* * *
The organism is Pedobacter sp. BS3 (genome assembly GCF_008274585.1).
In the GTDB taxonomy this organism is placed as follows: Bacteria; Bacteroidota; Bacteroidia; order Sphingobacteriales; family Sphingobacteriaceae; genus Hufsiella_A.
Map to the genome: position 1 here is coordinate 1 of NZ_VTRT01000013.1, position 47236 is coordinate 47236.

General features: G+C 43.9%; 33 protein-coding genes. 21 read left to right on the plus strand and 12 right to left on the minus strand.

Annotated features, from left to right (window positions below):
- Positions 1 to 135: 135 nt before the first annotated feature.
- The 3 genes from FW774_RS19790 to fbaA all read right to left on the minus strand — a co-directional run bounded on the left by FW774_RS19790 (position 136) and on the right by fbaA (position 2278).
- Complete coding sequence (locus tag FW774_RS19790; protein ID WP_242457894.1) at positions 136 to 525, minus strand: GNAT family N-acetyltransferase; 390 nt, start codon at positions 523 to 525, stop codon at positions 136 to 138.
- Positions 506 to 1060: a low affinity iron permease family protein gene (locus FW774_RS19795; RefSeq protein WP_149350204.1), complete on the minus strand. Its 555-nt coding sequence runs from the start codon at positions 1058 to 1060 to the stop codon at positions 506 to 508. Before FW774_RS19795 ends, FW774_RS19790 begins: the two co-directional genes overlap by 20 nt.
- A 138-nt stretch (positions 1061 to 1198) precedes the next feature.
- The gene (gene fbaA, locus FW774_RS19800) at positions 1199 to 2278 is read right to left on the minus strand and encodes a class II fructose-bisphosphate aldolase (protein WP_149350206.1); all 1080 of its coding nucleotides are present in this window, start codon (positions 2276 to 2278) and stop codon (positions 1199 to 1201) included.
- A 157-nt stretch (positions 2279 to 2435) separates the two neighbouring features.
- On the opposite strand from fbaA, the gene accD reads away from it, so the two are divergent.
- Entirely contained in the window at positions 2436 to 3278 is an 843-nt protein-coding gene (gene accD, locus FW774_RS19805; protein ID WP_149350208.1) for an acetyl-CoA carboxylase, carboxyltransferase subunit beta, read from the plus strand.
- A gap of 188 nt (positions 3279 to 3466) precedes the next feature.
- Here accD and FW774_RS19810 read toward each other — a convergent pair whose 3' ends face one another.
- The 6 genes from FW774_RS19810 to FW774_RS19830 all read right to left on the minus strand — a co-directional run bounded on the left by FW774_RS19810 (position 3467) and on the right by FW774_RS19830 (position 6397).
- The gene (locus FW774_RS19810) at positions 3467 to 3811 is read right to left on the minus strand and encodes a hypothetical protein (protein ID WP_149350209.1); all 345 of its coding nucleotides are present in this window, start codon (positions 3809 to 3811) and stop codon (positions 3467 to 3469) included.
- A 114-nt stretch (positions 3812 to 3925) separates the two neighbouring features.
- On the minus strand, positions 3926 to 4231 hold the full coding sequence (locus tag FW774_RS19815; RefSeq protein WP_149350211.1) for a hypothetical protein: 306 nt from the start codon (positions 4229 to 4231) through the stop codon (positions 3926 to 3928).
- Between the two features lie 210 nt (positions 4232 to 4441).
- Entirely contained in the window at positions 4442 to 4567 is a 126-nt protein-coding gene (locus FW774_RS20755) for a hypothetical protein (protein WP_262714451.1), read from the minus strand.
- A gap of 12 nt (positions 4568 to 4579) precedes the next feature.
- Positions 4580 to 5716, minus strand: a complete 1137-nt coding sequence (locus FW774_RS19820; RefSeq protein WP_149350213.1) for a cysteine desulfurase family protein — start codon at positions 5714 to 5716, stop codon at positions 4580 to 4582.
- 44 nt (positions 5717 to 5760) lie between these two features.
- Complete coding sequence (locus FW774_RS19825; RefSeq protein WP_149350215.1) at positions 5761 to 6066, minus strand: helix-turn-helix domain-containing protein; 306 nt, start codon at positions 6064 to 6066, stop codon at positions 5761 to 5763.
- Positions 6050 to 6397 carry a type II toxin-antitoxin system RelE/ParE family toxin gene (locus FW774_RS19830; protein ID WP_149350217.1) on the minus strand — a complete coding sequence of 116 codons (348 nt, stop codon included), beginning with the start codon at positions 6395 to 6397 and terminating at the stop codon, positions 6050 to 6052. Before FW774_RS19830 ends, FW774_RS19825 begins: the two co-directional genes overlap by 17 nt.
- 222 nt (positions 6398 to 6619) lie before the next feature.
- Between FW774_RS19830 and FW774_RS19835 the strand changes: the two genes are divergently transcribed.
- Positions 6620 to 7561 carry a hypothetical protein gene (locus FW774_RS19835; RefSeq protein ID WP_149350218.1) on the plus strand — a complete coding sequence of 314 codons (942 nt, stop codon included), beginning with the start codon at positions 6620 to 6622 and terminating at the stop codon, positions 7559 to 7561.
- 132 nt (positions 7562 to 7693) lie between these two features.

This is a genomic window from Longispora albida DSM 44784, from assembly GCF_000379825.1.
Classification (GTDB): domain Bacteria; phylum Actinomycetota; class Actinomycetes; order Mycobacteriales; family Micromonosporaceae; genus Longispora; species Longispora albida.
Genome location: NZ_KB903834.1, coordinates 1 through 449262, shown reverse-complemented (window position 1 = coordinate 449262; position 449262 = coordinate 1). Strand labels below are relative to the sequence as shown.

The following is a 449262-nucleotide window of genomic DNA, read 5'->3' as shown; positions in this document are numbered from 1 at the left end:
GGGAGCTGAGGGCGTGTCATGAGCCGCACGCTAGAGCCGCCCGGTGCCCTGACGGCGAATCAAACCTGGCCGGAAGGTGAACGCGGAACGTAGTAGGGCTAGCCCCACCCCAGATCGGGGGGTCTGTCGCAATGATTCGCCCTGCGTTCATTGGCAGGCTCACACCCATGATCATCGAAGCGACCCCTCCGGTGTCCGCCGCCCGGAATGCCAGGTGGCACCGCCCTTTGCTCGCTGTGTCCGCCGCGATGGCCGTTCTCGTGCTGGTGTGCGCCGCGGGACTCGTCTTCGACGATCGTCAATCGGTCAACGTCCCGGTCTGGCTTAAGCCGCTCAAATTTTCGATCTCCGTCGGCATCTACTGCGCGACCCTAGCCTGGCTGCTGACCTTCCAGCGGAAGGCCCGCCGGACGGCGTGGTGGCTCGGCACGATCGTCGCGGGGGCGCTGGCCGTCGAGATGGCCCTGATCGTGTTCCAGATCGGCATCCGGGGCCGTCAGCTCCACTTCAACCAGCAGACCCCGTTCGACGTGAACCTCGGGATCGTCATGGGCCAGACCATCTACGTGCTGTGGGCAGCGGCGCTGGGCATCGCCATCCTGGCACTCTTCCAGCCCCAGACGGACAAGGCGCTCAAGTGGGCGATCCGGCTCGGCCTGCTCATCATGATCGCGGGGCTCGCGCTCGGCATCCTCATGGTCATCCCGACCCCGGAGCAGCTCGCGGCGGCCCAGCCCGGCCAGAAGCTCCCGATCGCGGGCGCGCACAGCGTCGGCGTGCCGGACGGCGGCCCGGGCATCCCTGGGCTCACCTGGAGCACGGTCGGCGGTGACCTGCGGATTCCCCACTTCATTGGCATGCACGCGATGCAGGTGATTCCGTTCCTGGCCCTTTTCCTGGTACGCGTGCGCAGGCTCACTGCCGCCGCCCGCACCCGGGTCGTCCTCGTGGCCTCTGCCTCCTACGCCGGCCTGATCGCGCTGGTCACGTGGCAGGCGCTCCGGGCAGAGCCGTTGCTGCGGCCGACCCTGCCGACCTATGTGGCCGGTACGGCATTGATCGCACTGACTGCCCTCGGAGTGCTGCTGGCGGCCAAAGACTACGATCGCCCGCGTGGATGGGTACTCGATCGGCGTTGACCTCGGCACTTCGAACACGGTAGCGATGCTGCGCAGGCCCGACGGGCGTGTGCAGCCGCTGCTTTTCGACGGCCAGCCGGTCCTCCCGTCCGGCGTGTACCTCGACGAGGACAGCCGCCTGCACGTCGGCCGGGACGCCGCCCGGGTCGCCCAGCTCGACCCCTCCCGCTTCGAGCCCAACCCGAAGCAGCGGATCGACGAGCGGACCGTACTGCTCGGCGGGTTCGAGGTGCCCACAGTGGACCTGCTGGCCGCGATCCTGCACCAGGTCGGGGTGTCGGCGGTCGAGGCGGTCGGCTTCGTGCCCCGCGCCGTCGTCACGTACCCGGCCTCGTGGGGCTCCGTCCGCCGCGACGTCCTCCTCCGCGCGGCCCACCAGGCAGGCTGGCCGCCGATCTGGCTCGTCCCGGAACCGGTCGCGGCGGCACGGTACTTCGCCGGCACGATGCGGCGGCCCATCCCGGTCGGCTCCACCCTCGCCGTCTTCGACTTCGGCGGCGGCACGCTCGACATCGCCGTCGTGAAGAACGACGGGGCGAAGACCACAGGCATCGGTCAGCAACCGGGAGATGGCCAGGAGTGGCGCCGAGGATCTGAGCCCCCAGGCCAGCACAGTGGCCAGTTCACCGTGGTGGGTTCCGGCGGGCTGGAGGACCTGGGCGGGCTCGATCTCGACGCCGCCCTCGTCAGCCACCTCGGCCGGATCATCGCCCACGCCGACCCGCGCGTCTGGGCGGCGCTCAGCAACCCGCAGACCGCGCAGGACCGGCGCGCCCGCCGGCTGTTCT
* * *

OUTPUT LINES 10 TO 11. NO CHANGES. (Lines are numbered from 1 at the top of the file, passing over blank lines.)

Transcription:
- A 138-nt stretch (positions 1061 to 1198) precedes the next feature.
- The gene (gene fbaA, locus FW774_RS19800) at positions 1199 to 2278 is read right to left on the minus strand and encodes a class II fructose-bisphosphate aldolase (protein WP_149350206.1); all 1080 of its coding nucleotides are present in this window, start codon (positions 2276 to 2278) and stop codon (positions 1199 to 1201) included.